“It is completely appropriate to redouble our efforts to ensure that our workplaces and our organizations reflect the diversity of our society,” said Stéphanie Vallée, Quebec Minister of Justice, mentioning that the Bâtonnier of the Bar of Montreal had added some colour to the palette of his actions, which would serve the Montreal legal community well by supporting it in all its differences.

“As lawyers, everything we do helps to shape citizens’ perception not only of our profession but also of our justice system. We have to mobilize and stay focused on our commitment to serve the law, justice and the public,” she also said.

The Minister pointed out that last year on the same date, the community was assessing the actual scope of the Jordan decision, and added that the progress reported by the Chief Justices would not have been possible if each had not responded to the Supreme Court’s call. “There was an unprecedented mobilization of the legal community,” she stated.

The Minister also noted that partners of the Table Justice-Québec (TJQ) had presented an action plan last October filled with new initiatives and measures in response to the Jordan decision. In addition, she mentioned the government’s significant financial investment to add judges, courtrooms and personnel, and among other things, she announced that next year will focus on modernizing the IT system.

Inspiring speakers

Mtre Mélanie Dugré officiated during the Ceremony of the Journée du Barreau in the afternoon. The audience was heard to say that she performed her role expertly.

Mtre Hubert T. Lacroix, President and CEO of CBC/Radio-Canada and a Bar member for 40 years, emphasized that training and multi-skilling as a lawyer are considerable assets for companies and that there are tremendous opportunities for law graduates. In connection with the theme, Mtre Lacroix made a distinction between diversity and inclusion; with the first being the product of what distinguishes each person, such as their ethnic origin, gender, values and experience, while inclusion is ensuring, as an organization, that all these people work well together in an environment that promotes differences. The President and CEO also explained how the Crown corporation seeks to better represent Canadian diversity by recruiting the most creative minds in the country from all backgrounds and cultural communities.

Madam Vice-Bâtonnière of the Barreau de Paris, Dominique Attias, began her speech by citing St. Exupery, who wrote: “If I am different from you, I enrich rather than diminish you,” adding that the Bar of Montreal’s concerns are the same as those of the Barreau de Paris, which believes that within society, cohesion and empathy must override individualism, and that discrimination, prejudice and inequality must be eradicated. Madam Vice-Bâtonnière Attias mentioned a number of measures taken by her Bar to promote inclusion and equality and reminded everyone that at a time where social connections seem to be weakened, a lawyer’s role is still paramount.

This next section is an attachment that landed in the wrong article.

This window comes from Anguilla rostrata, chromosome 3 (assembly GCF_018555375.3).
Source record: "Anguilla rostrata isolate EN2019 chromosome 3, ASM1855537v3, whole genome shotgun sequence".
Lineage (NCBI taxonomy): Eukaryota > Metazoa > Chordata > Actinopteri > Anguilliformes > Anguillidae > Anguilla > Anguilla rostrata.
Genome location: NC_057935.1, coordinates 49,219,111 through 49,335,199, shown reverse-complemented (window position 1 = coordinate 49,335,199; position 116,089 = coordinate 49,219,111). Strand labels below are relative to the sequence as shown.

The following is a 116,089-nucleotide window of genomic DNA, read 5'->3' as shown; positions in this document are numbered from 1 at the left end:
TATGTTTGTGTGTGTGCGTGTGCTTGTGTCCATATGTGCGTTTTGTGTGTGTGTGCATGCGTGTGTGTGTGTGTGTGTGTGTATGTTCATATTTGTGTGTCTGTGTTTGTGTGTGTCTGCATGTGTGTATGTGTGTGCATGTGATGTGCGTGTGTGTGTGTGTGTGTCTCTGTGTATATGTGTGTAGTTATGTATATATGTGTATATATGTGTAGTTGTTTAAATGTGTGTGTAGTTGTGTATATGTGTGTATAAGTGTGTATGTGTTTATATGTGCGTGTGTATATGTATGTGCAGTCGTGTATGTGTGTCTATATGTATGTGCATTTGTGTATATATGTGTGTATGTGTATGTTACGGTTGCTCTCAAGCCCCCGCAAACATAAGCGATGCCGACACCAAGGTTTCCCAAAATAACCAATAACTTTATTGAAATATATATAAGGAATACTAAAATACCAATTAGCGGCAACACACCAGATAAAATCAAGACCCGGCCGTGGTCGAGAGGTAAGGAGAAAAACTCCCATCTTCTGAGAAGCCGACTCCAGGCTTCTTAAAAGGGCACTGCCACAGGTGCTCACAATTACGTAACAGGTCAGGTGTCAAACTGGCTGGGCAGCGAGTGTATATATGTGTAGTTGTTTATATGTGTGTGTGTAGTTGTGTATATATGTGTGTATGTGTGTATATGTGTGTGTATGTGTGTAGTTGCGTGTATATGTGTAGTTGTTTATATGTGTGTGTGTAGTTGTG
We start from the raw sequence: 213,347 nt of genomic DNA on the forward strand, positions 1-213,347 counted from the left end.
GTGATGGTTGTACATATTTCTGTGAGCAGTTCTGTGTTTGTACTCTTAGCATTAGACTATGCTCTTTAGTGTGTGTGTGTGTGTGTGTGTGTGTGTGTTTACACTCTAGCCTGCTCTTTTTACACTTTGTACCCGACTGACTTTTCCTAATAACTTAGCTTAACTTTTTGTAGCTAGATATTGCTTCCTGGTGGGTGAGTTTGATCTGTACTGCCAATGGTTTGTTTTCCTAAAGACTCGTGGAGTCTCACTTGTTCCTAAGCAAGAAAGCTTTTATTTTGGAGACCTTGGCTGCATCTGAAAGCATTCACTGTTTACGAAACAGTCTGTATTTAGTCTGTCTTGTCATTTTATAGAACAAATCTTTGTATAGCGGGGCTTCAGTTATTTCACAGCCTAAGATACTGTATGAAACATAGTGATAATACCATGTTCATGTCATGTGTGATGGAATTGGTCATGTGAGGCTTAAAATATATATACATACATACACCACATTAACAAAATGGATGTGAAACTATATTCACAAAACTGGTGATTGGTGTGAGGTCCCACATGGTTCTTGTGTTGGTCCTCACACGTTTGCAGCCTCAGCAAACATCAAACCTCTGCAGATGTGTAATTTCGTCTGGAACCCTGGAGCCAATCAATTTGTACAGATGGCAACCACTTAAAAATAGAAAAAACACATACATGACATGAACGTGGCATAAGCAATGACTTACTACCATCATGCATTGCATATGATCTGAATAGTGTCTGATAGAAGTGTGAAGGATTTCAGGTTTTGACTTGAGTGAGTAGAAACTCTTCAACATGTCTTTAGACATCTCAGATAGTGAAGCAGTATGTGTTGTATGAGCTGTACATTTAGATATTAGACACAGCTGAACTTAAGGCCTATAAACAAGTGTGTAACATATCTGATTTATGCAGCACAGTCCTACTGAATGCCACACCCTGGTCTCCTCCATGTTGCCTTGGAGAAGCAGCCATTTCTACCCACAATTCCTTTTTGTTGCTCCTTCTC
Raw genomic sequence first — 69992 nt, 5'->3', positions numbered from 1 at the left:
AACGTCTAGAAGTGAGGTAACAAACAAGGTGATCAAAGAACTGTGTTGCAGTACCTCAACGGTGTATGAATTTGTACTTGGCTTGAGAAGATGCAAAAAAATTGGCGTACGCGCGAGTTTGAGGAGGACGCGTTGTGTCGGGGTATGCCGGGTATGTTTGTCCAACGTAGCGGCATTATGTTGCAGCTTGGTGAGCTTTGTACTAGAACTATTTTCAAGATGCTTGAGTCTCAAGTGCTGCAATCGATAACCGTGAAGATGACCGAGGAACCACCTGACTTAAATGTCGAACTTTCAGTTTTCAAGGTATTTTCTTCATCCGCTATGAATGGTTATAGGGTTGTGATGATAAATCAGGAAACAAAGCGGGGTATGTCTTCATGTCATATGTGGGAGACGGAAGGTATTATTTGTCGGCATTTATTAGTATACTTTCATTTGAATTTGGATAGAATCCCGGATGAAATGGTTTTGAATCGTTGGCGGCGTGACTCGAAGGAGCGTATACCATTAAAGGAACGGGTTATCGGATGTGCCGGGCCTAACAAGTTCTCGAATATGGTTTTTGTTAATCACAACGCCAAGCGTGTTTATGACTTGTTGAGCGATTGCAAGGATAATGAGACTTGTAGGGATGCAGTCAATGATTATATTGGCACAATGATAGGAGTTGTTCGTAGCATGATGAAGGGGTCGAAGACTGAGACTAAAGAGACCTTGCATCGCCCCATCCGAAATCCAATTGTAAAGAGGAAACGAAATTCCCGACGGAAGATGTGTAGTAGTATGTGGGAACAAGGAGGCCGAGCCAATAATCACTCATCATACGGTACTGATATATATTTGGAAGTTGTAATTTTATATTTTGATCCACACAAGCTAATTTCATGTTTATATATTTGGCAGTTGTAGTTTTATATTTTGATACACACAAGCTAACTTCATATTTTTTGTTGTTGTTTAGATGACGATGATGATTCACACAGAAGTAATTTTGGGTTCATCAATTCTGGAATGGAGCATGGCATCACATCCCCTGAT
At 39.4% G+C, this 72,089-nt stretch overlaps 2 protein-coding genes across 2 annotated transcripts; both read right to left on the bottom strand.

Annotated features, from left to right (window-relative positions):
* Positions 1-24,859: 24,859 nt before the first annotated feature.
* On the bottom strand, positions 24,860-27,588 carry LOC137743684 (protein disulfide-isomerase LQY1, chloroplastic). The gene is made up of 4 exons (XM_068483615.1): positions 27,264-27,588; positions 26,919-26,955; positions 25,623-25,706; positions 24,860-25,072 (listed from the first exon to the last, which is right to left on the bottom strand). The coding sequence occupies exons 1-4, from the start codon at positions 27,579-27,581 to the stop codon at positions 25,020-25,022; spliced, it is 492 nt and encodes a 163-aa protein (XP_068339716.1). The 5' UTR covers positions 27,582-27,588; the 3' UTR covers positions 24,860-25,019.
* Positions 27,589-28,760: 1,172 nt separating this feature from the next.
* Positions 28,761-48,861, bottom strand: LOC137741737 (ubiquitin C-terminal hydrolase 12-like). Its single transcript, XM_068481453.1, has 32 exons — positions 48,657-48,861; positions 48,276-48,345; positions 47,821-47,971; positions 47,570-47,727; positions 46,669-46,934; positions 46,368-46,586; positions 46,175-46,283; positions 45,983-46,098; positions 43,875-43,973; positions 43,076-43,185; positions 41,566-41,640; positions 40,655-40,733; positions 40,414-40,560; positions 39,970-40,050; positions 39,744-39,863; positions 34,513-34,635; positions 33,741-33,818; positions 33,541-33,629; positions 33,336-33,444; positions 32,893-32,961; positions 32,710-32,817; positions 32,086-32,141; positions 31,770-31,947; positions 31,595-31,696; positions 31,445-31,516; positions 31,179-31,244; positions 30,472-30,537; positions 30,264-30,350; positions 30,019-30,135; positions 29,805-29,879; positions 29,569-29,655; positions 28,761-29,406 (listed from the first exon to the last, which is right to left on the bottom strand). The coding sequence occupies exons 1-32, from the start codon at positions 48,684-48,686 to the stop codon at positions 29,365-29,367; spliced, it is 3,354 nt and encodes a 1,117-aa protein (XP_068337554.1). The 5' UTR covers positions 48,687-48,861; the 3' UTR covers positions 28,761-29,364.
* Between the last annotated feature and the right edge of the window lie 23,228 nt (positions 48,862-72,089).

Mtre Paul-Matthieu Grondin, Bâtonnier of the Barreau du Québec, was pleased with the improvement in delays in the area of justice, while recalling that there still was an insurmountable wall, namely court costs and the lack of access to justice. Mtre Grondin recalled to what point young lawyers are moved by ideals and a search for meaning. “When we became lawyers, we made access to justice our common mission. It is not a hollow expression but one of our ethical duties,” he said, while inviting the entire community to form a coalition to argue for the cause of justice in the court of public opinion during the next provincial elections in 2018. It is by making justice a social issue that we will succeed with this much desired reform, he concluded.

Mtre Sophia M. Rossi, President of the Young Bar of Montreal, illustrated the reality of young lawyers by talking about different situations experienced by the members of the Board of Directors confronted with challenges to their generation, such as articling for below minimum wage or not being paid at all, the lack of training in entrepreneurship, the obligation to pay one’s professional membership when returning to school, or the low percentage of women among major law firm partners. “Young lawyers, we must be the creators of change,” was her challenge to her colleagues and new entrants.